My friend Emily wrote about a dream she had:
Today I had a dream everyone I ever knew was trapped in the discovery center wooden playground because the world was ending. We all went in the weird slanted box at the end and sat down when it happened.
I think the end of the world is no different than the end of a dream, in the way that waking up is always a whole universe of possibility melting into another. And when we say the end of the world what we mean is the end of humanity, or of all terrestrial life. I don’t think we mean the absolute negation of all existence. I don’t think any of us really understands how this relates to consciousness.
There is a theory of consciousness call orchestrated objection reduction, in which the rate, or significance, of an instance of consciousness corresponds to the mass of particles within the cognate form, and the rate at which they achieve quantum coherence. I am not a scientist. I can only explain this theory roughly, but what I think I understand about it is that all matter is capable of consciousness. Without getting into a long bout of exposition here, this would mean the world only ends when everything, yes, everything, ceases to exist. I don’t think we’re capable of understanding what this means.
Perhaps the closest we can come to an understanding of the instant cessation of existence is through Nick Bostrom’s simulation theory, which says that probabilities are very high that what we know as existence is a computer simulation. Should the plug be pulled on this simulation, everything would very much cease to exist.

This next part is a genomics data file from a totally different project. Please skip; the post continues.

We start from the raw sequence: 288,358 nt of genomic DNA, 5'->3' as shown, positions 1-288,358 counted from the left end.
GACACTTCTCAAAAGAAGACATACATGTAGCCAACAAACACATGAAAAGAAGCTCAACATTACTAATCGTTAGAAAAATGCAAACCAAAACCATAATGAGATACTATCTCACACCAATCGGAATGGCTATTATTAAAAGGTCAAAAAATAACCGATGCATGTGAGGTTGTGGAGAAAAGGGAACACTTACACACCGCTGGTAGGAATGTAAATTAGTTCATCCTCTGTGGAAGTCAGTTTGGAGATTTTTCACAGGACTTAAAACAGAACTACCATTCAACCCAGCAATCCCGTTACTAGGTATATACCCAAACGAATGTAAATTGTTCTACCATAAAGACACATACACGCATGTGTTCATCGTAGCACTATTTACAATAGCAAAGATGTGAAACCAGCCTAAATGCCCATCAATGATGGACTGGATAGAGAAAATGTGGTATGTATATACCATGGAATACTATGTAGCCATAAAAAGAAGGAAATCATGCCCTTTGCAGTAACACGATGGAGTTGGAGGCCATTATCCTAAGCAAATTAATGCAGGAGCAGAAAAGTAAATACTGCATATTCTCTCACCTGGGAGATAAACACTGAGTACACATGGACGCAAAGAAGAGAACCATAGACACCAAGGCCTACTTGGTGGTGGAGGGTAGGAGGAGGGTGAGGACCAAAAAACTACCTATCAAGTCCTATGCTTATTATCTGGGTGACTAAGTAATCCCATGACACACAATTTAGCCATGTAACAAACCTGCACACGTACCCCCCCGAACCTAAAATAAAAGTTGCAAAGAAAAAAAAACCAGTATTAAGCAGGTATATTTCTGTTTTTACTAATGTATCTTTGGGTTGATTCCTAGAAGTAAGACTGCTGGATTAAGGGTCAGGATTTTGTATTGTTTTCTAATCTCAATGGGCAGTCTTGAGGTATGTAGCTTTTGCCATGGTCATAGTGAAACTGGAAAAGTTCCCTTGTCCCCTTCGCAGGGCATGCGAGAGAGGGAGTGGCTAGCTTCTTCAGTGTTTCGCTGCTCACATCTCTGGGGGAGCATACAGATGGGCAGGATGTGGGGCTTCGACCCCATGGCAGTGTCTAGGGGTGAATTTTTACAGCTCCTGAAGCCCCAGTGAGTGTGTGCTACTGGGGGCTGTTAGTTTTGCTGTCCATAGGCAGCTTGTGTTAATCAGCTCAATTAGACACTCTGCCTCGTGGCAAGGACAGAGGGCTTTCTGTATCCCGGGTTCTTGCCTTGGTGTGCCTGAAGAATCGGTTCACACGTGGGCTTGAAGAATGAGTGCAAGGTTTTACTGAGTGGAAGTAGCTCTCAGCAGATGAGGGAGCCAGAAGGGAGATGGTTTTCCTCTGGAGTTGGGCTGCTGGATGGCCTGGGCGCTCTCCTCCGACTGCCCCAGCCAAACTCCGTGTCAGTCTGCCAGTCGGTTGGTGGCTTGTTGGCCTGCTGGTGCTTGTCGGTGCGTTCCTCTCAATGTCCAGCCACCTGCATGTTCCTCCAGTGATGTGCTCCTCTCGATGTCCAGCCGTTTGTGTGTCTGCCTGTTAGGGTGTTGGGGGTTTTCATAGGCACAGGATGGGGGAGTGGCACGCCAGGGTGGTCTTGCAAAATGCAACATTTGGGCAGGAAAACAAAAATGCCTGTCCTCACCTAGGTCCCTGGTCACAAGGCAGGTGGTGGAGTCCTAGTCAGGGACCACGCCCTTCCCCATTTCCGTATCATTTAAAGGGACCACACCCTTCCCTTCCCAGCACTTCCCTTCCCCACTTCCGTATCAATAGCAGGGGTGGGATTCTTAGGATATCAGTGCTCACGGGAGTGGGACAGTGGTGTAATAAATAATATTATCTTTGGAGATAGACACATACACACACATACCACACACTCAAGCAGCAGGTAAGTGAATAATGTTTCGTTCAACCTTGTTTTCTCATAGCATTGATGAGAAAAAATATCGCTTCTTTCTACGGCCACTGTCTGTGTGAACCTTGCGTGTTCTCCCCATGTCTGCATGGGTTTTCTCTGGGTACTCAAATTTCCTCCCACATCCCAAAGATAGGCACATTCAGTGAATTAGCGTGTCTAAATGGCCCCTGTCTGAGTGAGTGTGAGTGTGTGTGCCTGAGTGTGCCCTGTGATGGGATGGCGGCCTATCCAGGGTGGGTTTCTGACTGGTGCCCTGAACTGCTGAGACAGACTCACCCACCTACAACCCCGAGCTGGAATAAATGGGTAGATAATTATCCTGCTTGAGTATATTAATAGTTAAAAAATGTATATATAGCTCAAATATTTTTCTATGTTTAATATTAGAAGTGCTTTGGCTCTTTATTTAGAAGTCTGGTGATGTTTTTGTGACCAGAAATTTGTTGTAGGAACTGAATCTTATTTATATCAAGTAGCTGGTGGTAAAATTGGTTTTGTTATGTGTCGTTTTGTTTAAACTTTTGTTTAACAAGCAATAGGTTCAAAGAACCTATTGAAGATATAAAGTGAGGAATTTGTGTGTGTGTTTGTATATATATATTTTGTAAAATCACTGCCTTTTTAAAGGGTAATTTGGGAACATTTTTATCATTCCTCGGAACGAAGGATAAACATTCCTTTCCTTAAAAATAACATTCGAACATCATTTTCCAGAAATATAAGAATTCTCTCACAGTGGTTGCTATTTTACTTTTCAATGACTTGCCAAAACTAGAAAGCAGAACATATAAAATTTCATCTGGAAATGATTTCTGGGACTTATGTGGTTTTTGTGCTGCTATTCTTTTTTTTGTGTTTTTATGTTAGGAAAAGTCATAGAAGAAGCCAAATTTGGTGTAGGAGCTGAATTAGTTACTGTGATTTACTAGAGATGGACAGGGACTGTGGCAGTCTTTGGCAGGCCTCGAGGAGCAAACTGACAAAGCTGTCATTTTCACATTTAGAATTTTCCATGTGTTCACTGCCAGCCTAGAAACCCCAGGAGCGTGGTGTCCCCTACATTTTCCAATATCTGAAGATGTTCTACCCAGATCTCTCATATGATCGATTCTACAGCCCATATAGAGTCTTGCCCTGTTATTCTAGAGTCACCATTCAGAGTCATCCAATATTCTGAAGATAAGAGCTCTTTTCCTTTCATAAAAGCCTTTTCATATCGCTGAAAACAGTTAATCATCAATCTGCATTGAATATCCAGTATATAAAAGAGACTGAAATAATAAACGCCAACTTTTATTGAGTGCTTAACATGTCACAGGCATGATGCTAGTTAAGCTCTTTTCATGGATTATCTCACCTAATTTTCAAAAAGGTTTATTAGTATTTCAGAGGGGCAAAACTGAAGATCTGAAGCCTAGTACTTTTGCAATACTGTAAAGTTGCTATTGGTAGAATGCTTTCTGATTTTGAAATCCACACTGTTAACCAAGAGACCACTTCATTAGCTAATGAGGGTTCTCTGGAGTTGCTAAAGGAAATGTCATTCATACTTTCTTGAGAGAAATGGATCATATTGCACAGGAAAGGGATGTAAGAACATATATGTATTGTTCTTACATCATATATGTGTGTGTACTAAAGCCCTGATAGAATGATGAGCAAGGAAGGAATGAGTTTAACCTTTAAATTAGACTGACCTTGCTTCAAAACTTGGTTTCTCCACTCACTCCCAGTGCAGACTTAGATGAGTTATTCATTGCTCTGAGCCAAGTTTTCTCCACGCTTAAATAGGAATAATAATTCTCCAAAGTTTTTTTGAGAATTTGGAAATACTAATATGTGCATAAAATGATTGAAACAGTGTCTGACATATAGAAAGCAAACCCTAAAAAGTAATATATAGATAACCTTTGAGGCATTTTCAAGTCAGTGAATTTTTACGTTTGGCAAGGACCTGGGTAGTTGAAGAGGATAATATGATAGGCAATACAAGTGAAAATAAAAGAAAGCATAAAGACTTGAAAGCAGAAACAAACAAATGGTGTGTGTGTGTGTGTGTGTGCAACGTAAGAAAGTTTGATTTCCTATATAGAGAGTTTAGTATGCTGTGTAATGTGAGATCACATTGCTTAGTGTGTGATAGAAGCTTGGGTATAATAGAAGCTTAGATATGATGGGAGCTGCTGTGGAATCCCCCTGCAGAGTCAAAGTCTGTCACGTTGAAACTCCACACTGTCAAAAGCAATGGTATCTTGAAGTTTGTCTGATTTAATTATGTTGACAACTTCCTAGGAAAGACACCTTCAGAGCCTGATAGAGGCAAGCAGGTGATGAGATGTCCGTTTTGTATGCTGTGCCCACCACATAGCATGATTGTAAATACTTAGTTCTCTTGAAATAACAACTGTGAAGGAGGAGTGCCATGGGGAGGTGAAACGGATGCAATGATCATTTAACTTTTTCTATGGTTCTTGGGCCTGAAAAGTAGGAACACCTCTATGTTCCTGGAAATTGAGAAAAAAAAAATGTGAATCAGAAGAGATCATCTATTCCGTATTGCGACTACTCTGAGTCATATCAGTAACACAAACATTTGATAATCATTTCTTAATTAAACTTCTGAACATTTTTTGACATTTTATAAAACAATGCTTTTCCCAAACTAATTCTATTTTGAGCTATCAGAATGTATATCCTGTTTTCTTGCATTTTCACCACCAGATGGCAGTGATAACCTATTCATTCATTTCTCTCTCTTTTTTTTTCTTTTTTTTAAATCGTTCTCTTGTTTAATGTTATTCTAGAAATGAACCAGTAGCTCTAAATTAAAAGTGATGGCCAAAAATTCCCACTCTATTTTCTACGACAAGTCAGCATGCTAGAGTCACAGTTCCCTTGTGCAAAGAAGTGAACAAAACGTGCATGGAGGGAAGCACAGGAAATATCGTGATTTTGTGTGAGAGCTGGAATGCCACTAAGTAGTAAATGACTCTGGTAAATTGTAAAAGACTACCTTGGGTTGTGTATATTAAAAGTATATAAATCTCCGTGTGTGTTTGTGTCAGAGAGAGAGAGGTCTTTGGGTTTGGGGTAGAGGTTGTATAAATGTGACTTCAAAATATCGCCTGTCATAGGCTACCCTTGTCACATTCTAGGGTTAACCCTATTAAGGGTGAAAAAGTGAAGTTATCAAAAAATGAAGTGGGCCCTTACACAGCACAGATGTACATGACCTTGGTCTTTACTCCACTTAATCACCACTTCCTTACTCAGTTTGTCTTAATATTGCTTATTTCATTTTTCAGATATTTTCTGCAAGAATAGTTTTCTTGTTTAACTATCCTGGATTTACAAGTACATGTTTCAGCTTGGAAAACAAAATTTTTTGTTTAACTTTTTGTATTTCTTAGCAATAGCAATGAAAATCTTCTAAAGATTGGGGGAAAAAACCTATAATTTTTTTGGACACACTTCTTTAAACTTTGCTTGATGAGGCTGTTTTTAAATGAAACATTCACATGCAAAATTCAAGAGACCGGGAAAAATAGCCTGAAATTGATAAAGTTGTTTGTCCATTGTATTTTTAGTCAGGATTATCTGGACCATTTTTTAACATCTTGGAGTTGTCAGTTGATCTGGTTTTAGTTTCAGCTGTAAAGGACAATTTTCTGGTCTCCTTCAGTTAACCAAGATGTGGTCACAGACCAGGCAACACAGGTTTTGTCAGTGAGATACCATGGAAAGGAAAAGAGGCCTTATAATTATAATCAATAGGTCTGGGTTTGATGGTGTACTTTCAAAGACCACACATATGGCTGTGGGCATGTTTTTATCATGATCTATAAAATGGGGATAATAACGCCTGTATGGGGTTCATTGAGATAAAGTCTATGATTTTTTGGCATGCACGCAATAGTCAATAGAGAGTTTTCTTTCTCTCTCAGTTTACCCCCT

Once, while at summer camp, I watched a group of teenage counselors staring at an old black and white TV, turning it on, then off, in amazement as the picture dissolved into a single dot of light. I didn’t understand drugs yet.
To live now often feels as though we’re living through an ending, and this may be our own ending, or an extradimensional perception of something coming down the pipe. Either way, I think we’ve always felt this way. Still, it’s as real as feelings get.
We are all in a weird slanted box now, I think. So maybe this is a sign that we’re close to the end. The way we perceive the world around us is limited in a way that boxes in our understanding. This is a stretch, which is what we attempt when in a box.
I often think about that scene when Ursa, Non, and General Zod are encubed in Superman II. I feel like that cube is what we’re living inside, flying though space at 80,000 miles per hour, endlessly spinning. And I like it.